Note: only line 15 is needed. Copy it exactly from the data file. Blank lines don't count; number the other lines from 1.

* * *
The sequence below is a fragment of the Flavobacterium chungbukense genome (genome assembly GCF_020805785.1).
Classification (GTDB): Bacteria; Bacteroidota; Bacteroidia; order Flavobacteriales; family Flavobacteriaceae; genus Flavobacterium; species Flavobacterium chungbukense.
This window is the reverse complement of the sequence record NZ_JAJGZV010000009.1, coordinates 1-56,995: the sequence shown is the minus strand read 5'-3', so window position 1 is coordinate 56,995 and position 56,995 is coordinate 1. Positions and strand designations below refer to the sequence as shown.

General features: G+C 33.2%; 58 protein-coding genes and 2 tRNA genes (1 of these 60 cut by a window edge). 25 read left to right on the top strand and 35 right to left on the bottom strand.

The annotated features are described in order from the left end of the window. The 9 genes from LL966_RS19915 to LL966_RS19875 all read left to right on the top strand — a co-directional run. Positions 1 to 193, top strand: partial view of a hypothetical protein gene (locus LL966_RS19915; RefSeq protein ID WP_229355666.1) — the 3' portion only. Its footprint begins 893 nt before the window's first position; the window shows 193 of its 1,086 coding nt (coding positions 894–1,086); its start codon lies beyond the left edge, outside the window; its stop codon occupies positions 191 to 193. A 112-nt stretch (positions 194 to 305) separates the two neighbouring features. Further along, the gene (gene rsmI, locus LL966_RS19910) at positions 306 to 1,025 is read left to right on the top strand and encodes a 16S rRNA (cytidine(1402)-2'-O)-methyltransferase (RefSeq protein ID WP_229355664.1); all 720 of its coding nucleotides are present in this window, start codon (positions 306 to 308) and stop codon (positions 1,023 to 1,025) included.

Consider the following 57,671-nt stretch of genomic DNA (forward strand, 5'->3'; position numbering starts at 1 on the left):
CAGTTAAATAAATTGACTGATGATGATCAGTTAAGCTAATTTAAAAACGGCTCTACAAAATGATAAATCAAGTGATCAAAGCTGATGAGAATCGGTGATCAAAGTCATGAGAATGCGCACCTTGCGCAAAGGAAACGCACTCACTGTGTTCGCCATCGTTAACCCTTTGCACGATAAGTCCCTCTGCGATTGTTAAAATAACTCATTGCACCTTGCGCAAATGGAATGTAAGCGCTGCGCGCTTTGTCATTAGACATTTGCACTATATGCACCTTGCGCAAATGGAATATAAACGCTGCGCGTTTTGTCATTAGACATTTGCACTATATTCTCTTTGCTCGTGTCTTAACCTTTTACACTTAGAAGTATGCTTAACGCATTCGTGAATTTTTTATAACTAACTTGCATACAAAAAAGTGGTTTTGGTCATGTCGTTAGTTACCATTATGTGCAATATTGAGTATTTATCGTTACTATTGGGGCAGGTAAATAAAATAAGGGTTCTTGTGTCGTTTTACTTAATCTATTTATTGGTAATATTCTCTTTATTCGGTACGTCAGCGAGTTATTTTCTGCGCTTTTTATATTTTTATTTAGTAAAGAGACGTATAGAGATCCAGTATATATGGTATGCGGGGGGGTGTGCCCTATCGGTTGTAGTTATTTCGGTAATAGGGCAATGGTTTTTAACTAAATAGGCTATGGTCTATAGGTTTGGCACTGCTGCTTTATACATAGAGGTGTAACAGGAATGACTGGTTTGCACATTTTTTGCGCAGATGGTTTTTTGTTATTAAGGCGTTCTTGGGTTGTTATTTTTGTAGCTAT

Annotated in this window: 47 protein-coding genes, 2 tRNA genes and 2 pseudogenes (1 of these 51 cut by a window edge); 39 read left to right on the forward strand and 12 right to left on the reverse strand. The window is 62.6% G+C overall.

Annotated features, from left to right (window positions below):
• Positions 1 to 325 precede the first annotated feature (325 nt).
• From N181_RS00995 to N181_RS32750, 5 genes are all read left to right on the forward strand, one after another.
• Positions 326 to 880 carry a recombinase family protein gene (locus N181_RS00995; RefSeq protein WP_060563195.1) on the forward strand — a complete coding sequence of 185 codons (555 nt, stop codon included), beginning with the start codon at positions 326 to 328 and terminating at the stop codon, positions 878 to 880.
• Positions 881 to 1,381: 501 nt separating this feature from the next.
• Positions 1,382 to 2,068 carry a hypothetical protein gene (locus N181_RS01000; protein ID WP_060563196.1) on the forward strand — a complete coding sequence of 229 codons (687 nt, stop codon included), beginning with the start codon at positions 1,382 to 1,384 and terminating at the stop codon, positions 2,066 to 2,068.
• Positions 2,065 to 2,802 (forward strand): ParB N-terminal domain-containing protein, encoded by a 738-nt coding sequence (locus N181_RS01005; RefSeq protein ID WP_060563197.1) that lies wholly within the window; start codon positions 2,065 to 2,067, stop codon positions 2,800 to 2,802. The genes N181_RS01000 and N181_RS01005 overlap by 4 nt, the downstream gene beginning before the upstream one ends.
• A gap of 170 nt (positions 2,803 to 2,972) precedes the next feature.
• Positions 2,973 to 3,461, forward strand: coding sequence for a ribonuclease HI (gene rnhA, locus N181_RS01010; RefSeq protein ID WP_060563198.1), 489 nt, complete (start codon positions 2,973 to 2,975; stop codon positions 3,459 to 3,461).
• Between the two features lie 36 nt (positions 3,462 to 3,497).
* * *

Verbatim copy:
• Positions 2,065 to 2,802 (forward strand): ParB N-terminal domain-containing protein, encoded by a 738-nt coding sequence (locus N181_RS01005; RefSeq protein ID WP_060563197.1) that lies wholly within the window; start codon positions 2,065 to 2,067, stop codon positions 2,800 to 2,802. The genes N181_RS01000 and N181_RS01005 overlap by 4 nt, the downstream gene beginning before the upstream one ends.